Just as the Knicks' negotiating strategy was sidetracked by Dolan's decision to get involved in the negotiations and meet with Anthony Thursday night in Los Angeles, so have the Nuggets' efforts been influenced by agendas affecting their still complicated hierarchy. Sources say Denver's reluctance to deal with New York throughout the process was prompted more by a feeling among some segments of the team's power structure that they should not give Anthony what he wants -- the extension with the team of his choice. But sources also assert it will be difficult for Denver to turn down what could be the best offer they will receive for Anthony -- one that gives them a quality point guard, Felton, on a better contract than the Nets' Devin Harris; a young, promising frontcourt player, Chandler, who is more polished than New Jersey's Derrick Favors; a hard-nosed, floor-spacing shooter, Gallinari, instead of multiple first-round picks from New Jersey whose ultimate value is undetermined; and $20 million in immediate savings.

The Nuggets' basketball staff is said to have preferred the Nets' long-standing offer centered around Favors and multiple picks, which would set the team up for a long-term rebuilding process -- whereas the Knicks' offer provides assets better suited to a quicker turnaround after Anthony's departure. But the Nets' competing offer ran its course with Friday night's obligatory meeting between Anthony and New Jersey officials, which CBSSports.com reported was allowed as a condition of Anthony receiving permission to meet with Dolan on Thursday.

Keeping Anthony beyond Thursday's trade deadline remains an option, though the likelihood of that has decreased dramatically, sources say. Denver is not seriously considering a nuclear option with Anthony, which would involve telling him the team will not trade him to new York and also won't give him the extension -- making New Jersey the only path to the money for Anthony. That option, sources say, would reflect poorly on the organization and could hinder its future dealings with players.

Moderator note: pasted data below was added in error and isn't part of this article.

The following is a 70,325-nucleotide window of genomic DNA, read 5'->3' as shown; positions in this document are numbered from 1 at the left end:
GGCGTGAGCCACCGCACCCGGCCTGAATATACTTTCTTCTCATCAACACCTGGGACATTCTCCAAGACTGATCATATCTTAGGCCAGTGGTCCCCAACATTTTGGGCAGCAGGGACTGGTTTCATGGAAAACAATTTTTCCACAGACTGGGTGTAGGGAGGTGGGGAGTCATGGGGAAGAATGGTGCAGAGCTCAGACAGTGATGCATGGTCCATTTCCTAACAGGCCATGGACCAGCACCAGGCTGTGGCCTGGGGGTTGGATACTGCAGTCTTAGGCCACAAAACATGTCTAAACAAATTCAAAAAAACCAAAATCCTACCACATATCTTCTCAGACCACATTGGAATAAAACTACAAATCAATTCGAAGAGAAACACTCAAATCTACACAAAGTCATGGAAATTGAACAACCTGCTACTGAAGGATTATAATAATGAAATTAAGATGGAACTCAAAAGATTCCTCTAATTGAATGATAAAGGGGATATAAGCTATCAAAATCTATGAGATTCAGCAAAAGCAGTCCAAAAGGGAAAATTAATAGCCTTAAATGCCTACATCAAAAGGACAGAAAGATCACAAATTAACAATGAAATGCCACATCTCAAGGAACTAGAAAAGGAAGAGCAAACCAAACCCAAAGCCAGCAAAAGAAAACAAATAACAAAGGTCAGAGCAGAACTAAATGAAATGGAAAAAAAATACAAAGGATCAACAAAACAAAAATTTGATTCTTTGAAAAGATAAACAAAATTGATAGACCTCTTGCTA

Posted on: September 24, 2010 7:19 pm
Edited on: September 25, 2010 10:46 am
 

Preseason Primers: New York Knicks


The Knicks didn't get LeBron James. Or Dwyane Wade. Or Chris Bosh. Was the offseason a failure? Hardly. The Knicks are relevant again, with superstar Amar'e Stoudemire and supporting players Mike D'Antoni actually wants to coach. Playoffs? Let's not get carried away, but they have a shot. Which is more than the Knicks have been able to say for a long time. The buzz is back at Madison Square Garden. Now, all Donnie Walsh has to do is get Carmelo Anthony, Chris Paul or Tony Parker. Maybe then he'd get some of the credit he's due. But even if Walsh never signs or trades for another player, he's already restored respectability and competitivenss to what was a lost franchise when he took over.

Training camp site: Greenburgh, N.Y.

Training camp starts: Sept. 25

Key additions: Amar’e Stoudemire (sign-and-trade), Raymond Felton (free agent), Anthony Randolph (trade), Kelenna Azubuike (trade), Ronny Turiaf (trade), Roger Mason Jr. (free agent), Landry Fields (draft).

Key subtractions: The stench of a decade of irrelevance. And David Lee (sign-and-trade)

Likely starting lineup: Felton, PG; Wilson Chandler, SG; Danilo Gallinari, SF; Stoudemire, PF; Ronny Turiaf, C.